Tasmanian election minus two weeks

Highlights of the first half of a state campaign that has proved a particularly bumpy ride for Labor.

The first half of the four-week Tasmanian election campaign has been rather eventful, in terms mostly to the disadvantage of Labor:

• No sooner did Labor dispense with one blow-up through Dean Winter’s belated endorsement in Franklin, than a new one emerged with state party president Ben McGregor’s withdrawal under duress in Clark. McGregor’s offence related to text messages sent to a woman seven years ago which he conceded were “inappropriate”, but nonetheless within the spirit of the “dark humour” of the broader conversation, although their recipient remains rather less sanguine. McGregor claims to be the victim of an act of revenge by the Right over the effort to block Dean Winter, and is threatening to sue Rebecca White for her assertion that he was not “a fit person to stand for a candidate for election for the Tasmanian parliament”.

• Liberal candidate Adam Brooks, who has won his party’s endorsement for a comeback bid in Braddon despite having resigned his seat in parliament in February 2019 following an adverse Integrity Commission finding, has received a summons to appear in court for incorrectly storing ammunition.

• Former Premier Paul Lennon and outgoing upper house independent Ivan Dean have both raised concerns about legal complications arising from the House of Assembly election being held on the same day as the annual periodic Legislative Council elections. The Electoral Act requires that candidates in the latter run their own campaigns with no contributing expenditure by parties, which in Lennon’s view is violated by “every paid generic advertisement” for a party campaign.

• Upon the close of nominations last Wednesday, Labor’s secret fifth candidate in Braddon turned out to be Justine Keay, federal member for Braddon from 2016 to 2019 and (narrow) victor of one of the Super Saturday by-elections of July 2018.

Author: William Bowe

William Bowe is a Perth-based election analyst and occasional teacher of political science. His blog, The Poll Bludger, has existed in one form or another since 2004, and is one of the most heavily trafficked websites on Australian politics.

15 comments on “Tasmanian election minus two weeks”

  1. The interest in this Tasmanian election, for most of the politically engaged is to observe the penetration of the stench of misinformation, deception, lies and corruption emanating from the Morrison PM Federal government and whether it wakens any of the Tasmanian voters to alter their voting pattern.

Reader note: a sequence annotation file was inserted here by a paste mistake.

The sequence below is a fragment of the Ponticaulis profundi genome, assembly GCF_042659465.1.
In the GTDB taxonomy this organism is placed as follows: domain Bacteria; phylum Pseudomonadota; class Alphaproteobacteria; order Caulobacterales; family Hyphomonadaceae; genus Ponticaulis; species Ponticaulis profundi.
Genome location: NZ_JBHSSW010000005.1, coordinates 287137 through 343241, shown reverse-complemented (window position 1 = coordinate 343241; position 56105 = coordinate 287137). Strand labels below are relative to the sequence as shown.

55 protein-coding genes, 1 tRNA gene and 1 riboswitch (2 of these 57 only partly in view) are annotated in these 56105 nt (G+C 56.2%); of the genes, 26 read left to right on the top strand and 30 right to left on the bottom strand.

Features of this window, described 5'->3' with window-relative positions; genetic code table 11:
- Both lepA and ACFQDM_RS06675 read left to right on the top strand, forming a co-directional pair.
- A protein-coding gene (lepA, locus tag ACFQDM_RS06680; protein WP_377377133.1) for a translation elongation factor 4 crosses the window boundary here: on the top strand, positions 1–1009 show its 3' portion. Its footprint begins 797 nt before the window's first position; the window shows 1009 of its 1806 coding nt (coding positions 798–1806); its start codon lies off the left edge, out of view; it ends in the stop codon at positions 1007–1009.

The two major news publications are very low key, with the location of a liquor store and strangulation laws being front and centre.
    The premier is not courting Morrison PM and had a swipe at the Federal Covid vaccine management!
    Keeping it all very local.

  2. I’m surprised at the lack of interest, tho. Tasmania tends to buck the trend, and then there is that particular voting system! There “may” be a gender break for Labor, perhaps, all things considered. There may not!

  3. That’s not a poll, it’s an unscaled opt-in survey that doesn’t even collect any demographic data. The results reflect nothing but the opinions of those who happen to take part in it.

    There was a uComms poll on Monday that *might* have been public polling; we live in hope. There was also another uComms that I think was for Australia Institute, who fairly often release the voting intention component (which is OK if so, the issue questions tend to be very slanted.) I assume EMRS might pop up next week too.

  4. Can’t help but wonder if the Tassie election will display a narrative akin to the last ACT election.
    The Greens have done well in the ACT election seemingly at the expense of the Liberals.
    I would love to see a resurgent Green result in the next Tassie election but there is absolutely no indication that it is a possibility.
    I suspect that ACT Greens were also not expecting the result they achieved.
    I believe that this Tassie election will be closer than expected.
    It maybe the Greens that do it!!!!!

  5. Hard to know what to make of this Greens campaign and how it will go. They seem more relaxed and positive than last time and have worked pretty hard on policy development. They’re not getting a great amount of attention but may pick up voters who switched to Labor over pokies in 2018 and won’t do that again. Aside from their two MPs their candidates are mostly low profile, apart from Tim Morris running as a support candidate (which is odd).

  6. Interesting results of polling by uComms on the front page of the HB.
    Tasmanians Hare Clark system of voting and the flow of preferences as each of the divisions and the flow of preferences evolve on election night may show up some surprises.

  7. Thank you for posting Kevin.
    I do hope some others are taking advantage of your explanations/summations/suggestions
    as it’s been difficult to get a read on this election.
    I’m still hopeful of some form of anti Morrison PM action, if not in the first preferences but perhaps enough to to cause some interest.
    I’m looking forward to the results as they will emerge, particularly the tail.

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